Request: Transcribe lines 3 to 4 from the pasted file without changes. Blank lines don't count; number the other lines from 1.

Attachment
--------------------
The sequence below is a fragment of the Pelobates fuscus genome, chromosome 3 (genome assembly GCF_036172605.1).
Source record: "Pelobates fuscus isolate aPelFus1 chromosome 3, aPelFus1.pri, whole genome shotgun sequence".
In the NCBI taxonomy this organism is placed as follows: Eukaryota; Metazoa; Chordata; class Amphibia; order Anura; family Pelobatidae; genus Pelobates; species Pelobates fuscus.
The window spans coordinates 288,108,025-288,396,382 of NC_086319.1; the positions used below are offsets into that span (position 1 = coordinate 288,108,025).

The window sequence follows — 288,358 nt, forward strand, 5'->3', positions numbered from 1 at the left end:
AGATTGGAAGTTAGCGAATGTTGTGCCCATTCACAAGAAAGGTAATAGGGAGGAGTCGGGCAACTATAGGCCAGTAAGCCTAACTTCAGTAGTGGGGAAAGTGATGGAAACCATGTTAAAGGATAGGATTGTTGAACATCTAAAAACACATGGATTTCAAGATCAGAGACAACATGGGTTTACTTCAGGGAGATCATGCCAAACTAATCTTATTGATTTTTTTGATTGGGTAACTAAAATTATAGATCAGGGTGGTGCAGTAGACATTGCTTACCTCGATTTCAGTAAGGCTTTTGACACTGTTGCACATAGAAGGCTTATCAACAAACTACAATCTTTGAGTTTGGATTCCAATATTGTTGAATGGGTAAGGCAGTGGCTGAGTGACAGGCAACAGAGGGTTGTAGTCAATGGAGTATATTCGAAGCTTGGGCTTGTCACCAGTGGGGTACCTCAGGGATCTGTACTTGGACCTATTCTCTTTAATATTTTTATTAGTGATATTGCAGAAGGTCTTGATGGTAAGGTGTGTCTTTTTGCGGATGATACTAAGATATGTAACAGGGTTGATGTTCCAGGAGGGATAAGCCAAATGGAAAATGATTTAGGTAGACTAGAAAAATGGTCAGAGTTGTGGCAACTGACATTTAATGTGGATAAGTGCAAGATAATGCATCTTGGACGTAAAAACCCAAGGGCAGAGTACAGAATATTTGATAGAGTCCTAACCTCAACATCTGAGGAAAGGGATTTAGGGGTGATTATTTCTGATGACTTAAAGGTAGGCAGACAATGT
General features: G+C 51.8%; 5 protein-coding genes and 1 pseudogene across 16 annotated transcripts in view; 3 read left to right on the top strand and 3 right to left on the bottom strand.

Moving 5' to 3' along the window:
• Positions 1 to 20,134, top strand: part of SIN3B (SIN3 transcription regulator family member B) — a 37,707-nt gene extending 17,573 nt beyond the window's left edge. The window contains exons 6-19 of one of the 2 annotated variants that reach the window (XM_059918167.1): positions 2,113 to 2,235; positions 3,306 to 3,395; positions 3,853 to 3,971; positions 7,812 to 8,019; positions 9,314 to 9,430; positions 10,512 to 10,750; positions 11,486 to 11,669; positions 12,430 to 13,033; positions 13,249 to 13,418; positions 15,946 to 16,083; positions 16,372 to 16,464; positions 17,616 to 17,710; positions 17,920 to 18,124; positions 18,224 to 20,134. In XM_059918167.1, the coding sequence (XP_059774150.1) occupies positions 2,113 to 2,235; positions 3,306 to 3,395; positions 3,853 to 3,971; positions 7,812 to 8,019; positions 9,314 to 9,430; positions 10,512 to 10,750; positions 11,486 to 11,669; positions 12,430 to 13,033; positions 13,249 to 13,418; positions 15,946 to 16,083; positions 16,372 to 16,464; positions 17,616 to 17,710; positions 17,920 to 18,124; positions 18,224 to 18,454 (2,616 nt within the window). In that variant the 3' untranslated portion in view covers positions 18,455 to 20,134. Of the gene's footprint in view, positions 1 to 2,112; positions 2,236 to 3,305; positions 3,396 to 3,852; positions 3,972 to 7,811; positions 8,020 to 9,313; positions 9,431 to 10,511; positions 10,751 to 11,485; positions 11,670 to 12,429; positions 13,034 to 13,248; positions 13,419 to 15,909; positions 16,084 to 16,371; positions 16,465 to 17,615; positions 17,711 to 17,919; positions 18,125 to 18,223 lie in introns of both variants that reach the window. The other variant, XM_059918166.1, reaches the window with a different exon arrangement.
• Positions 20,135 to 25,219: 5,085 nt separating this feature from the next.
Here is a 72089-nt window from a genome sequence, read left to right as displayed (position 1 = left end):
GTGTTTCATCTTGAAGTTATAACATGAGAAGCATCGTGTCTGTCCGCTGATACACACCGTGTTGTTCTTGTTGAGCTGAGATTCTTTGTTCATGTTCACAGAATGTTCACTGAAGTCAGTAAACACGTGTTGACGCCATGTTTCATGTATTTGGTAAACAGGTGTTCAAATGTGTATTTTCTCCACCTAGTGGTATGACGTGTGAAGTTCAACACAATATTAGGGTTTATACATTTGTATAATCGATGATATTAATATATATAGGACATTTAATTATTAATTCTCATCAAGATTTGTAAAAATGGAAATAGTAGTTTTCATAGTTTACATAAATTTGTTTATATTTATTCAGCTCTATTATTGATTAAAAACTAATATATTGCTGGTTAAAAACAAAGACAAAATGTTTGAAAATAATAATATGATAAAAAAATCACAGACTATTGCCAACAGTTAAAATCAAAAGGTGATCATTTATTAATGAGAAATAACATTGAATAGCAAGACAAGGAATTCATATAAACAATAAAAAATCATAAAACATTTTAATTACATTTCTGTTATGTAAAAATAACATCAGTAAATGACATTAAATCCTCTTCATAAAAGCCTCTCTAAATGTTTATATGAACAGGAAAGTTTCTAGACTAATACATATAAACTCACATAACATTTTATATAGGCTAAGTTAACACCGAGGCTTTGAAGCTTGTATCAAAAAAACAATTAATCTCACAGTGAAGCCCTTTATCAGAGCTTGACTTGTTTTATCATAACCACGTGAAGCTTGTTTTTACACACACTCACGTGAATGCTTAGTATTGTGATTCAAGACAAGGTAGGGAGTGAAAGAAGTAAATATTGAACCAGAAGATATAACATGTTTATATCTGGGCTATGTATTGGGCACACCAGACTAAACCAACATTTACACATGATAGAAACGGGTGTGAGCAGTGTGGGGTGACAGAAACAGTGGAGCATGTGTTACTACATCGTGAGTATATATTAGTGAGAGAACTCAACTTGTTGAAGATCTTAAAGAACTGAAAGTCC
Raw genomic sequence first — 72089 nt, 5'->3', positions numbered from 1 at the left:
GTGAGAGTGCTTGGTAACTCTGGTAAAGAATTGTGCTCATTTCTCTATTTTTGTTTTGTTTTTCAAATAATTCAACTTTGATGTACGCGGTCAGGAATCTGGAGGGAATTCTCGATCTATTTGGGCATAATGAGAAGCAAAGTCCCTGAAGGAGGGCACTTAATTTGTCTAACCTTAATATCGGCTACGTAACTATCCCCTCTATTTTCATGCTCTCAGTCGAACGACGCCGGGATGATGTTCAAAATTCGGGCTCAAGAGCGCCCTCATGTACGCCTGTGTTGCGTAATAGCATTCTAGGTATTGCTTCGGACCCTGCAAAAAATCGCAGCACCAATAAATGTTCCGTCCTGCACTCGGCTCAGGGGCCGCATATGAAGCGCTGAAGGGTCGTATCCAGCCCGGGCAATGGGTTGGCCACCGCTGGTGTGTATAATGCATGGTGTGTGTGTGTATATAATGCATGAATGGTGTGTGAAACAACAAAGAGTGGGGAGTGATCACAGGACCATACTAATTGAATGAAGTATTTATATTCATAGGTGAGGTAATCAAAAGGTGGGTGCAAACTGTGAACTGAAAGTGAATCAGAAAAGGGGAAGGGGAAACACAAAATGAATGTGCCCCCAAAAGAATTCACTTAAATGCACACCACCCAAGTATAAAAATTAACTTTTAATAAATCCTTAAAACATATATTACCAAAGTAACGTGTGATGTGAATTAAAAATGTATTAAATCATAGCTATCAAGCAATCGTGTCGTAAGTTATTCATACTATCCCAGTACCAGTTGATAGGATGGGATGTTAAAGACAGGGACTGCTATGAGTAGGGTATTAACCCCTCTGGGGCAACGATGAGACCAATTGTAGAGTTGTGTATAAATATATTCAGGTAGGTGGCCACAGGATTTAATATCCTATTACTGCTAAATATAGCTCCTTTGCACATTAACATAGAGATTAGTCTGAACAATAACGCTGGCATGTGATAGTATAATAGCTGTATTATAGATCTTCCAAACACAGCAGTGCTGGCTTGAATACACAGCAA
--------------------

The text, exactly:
In the NCBI taxonomy this organism is placed as follows: Eukaryota; Metazoa; Chordata; class Amphibia; order Anura; family Pelobatidae; genus Pelobates; species Pelobates fuscus.
The window spans coordinates 288,108,025-288,396,382 of NC_086319.1; the positions used below are offsets into that span (position 1 = coordinate 288,108,025).